Spiritual Herbalists have the ability to extract the essence of herbs, roots, and flowers to bring mental, emotional, physical, and spiritual well being to their clients. They do this by enhancing herbal preparations with music, dance, chanting, and prayer. If you have ever said a prayer before eating a meal then you have grasped the concept of Spiritual Herbalism, but this is not a faith based healing nor are the medicines snake oil. The herbs, roots, flowers, and oils that are used have real physiological effects as observed and practiced by native people from antiquity. Before consulting any herbalist check with your doctor to make sure herbal and aromatic therapy is safe for you.
The first herbalists in the Americas were the Native people. Indigenous spirituality primarily holds an animist worldview. That means all things, including plants, have intelligence. The Arawak migrated from South America up into the Caribbean Islands, to Florida, and even as far north as the Carolinas. They are referred to as Tainos.
The Tainos were the people who greeted Christopher Columbus when he arrived in the Caribbean. These Native people had already inhabited the region for 1000 years before Columbus arrived and had intimate knowledge of the islands, healing plants, and mastered sea travel. The Tainos were referred to as the "good folk" who were handsome, energetic, and hospitable. They had a cosmology, performed ritual bathing, venerated their ancestors, and used hallucinogenic plants to go into trance. Next time you eat something Creole know that it was the Tainos who invented the seasoning! Contrary to popular belief the Tainos did not go extinct but are as durable as the spirit of the Caribbean.
When African slaves were forced to the new world they brought the religions of IFA, Vodou, and others with them. Some Tainos and Africans were able to escape to the forests, caves, and mountains where the Spanish refused to venture. Others fled to surrounding islands. Those who were still enslaved by Europeans concealed their religions syncretizing African spirits with Catholic saints. The African slaves that were brought over included royalty, military, and priestly classes. The ancestral knowledge that was brought to the new world ran deep into the Congo. Other esoteric and occult European practices were absorbed into the culture such as Freemasonry.
The Yoruba Speaking People
IFA is a Traditional African Religion that originated in what is now Nigeria with the Yoruba speaking people. IFA is a spiritual science with a very complex binary system of divination called ODU IFA. The knowledge of Ifa has been preserved within Yoruba communities and transmitted among IFA priests. Orishas are the spirits of IFA, like angels and archangels, who are in charge of human affairs.
The Fon Speaking People
Benin, in West Africa, is the center of Vodou in the world. When the people of the Dahomey Kingdom arrived in Saint Domingue they brought their religion with them. Over time Vodou developed differently across the island. Haitian Vodou and 21 Divisions (Dominican Vodou) is different from what is practiced in Africa, yet they drink from the same well. At Vodou parties the LWA or Mysteries are called down and when they arrive they possess their devotees to communicate with the congregants.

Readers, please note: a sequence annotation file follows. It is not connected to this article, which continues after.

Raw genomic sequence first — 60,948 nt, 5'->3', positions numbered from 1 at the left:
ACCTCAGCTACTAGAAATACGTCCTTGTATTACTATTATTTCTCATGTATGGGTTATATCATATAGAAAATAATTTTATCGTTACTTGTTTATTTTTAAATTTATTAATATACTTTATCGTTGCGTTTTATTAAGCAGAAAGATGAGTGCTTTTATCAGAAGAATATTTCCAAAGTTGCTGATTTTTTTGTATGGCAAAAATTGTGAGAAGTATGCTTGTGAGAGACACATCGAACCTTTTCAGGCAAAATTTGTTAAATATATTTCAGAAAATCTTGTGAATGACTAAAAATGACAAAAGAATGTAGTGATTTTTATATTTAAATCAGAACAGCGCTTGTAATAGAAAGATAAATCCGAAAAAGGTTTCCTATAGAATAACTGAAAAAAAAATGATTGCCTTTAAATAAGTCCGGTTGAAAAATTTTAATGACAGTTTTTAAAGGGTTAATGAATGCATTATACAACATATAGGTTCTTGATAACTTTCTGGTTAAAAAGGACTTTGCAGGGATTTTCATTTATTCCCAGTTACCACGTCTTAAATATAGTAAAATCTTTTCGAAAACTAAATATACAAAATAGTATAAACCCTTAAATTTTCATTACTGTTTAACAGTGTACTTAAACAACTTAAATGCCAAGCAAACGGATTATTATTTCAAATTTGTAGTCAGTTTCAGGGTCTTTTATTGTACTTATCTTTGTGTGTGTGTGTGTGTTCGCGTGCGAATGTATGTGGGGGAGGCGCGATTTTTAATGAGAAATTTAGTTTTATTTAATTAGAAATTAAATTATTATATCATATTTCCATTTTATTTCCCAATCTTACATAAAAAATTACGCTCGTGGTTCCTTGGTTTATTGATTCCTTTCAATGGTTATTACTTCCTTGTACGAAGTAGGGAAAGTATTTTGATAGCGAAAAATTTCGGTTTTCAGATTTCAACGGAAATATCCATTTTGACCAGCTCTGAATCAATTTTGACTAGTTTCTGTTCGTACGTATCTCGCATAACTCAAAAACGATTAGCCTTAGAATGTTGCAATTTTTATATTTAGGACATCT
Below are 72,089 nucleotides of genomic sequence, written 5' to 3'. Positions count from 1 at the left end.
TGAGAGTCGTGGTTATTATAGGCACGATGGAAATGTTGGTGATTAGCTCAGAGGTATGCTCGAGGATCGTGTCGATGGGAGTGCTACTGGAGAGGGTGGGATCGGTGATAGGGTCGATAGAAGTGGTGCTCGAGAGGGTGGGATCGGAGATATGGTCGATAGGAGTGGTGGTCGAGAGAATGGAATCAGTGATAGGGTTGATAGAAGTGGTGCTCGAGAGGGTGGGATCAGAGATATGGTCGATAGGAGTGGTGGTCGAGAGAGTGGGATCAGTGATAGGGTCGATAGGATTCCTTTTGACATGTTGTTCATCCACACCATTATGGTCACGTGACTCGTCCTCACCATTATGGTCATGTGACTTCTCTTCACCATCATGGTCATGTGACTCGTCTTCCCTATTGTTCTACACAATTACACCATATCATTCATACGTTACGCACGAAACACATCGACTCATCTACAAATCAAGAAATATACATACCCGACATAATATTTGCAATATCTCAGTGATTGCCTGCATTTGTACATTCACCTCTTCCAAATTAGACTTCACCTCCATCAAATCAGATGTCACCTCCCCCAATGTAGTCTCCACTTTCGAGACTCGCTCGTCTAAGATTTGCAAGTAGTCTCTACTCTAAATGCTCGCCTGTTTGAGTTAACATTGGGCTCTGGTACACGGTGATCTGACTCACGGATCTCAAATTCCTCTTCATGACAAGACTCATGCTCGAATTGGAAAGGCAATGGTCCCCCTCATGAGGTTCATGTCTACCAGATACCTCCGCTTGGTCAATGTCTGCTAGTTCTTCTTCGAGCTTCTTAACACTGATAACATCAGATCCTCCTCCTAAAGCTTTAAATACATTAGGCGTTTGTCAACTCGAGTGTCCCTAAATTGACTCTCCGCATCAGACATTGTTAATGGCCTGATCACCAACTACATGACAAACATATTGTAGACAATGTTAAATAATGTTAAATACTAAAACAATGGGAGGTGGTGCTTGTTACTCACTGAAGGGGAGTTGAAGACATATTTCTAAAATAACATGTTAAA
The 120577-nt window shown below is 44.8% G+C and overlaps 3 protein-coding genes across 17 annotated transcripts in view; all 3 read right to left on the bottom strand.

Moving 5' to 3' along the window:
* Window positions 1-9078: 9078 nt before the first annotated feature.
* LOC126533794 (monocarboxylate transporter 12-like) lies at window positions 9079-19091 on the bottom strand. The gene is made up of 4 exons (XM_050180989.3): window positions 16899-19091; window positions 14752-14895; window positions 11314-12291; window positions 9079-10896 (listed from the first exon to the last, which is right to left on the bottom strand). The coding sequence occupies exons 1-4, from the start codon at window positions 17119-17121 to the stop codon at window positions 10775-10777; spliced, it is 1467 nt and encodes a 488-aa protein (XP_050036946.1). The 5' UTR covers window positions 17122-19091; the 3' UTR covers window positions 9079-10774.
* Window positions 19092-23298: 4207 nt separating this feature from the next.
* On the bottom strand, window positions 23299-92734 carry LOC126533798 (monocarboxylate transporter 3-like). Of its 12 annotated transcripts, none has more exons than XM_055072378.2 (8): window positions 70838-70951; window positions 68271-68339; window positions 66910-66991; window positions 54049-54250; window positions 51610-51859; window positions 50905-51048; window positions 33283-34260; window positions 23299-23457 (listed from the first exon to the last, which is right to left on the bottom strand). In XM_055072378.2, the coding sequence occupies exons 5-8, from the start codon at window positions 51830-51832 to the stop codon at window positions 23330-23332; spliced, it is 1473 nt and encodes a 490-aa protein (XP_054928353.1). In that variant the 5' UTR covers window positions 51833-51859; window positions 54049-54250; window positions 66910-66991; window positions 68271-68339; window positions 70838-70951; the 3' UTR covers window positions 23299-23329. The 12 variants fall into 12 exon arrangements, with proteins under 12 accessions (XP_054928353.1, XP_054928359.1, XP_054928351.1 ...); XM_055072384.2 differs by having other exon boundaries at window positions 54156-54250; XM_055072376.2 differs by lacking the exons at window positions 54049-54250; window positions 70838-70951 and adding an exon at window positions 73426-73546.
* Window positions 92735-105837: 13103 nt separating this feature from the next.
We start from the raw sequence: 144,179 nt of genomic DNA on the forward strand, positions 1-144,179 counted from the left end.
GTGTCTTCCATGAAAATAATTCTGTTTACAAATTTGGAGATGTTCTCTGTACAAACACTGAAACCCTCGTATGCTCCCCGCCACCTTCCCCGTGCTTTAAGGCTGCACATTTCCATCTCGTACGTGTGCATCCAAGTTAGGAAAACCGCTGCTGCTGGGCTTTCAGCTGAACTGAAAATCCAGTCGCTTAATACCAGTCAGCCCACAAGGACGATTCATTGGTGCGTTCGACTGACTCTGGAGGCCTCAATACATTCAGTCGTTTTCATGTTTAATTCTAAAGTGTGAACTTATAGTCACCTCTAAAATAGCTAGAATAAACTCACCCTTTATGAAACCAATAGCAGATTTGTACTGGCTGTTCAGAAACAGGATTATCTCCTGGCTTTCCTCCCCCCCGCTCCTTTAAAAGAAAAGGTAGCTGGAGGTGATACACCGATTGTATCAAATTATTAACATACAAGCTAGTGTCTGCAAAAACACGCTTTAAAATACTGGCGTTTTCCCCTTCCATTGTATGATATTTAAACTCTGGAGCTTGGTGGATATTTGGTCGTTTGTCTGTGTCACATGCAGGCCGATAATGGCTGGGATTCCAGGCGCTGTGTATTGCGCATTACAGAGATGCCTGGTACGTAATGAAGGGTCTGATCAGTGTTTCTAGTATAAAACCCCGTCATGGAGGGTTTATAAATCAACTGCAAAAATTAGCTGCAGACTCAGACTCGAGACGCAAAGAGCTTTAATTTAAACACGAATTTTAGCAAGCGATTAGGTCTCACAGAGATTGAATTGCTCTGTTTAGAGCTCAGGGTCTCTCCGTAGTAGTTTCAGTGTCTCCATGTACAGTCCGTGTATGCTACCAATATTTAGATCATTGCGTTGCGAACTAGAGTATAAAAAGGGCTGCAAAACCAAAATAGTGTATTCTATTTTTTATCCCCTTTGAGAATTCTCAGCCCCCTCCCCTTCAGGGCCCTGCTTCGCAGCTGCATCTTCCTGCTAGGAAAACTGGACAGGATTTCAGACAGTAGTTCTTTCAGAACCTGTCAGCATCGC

The Bantu Speaking People
Portuguese explorer Diogo Cão sailed the Congo River becoming the first European to encounter the Kongo Kingdom. King Nzinga Nkuwu converted to Christianity in 1485. Kongo people maintained churches but also kept shrines to their local spirits. The Kongo people's conversion was based on a different assumption about what Christianity was and syncretic beliefs continued for centuries. These beliefs traversed the Middle Passage to the New World.
Today people in the islands and across the world practice Afro Caribbean traditions in many different forms. The most commonly known are Espiritismo, Santeria, Lucumi, Palo Mayombe, Haitian Vodou, 21 Divisions (Dominican Vodou), Puerto Rican Sanse, Brazilian Candomble, and Umbanda. These beliefs and practices arrived in New Orleans and evolved into what is known as Louisiana Voodoo. Africans living in the South East Coast of America developed Hoodoo. These traditions continue to evolve around the United States in communities of the diaspora.
Before any spirits can be called in conjure Papa Legba must be honored first. He is the guardian of the crossroads between this world and the next. Legba is the trickster spirit in African Vodou as practiced in Benin. He is syncretized with St Lazarus and St Anthony in Vodou. He can be found at dusk and dawn at the crossing of day and night. He can be seen by intersections, train tracks, and any crossroads. He loves candy, rum, black coffee, and tobacco he smokes out of a corn cob pipe.
Marie Laveau was a famous Creole practitioner of Voodoo, who was renowned in New Orleans. Her daughter, Marie Laveau II, also practiced rootwork, conjure, Native American and African spiritualism as well as Louisiana or what is known today as New Orleans Voodoo. Tourists continue to visit her tomb and some draw X marks in accordance with a decades-old tradition. They turn around three times and leave an offering hoping Marie will hear their requests.
Native American Medicine
Native American healers believe that plants, trees, shrubs, flowers and herbs possess a spirit and intelligence. When harvesting plants and herbs to be used in Herbalism the Shaman only takes what is required and asks permission and expresses gratitude during the harvesting process. The healing potential of the plants and herbs are empowered by ritual ceremonies, prayers, songs and chants.
Hoodoo and Powwow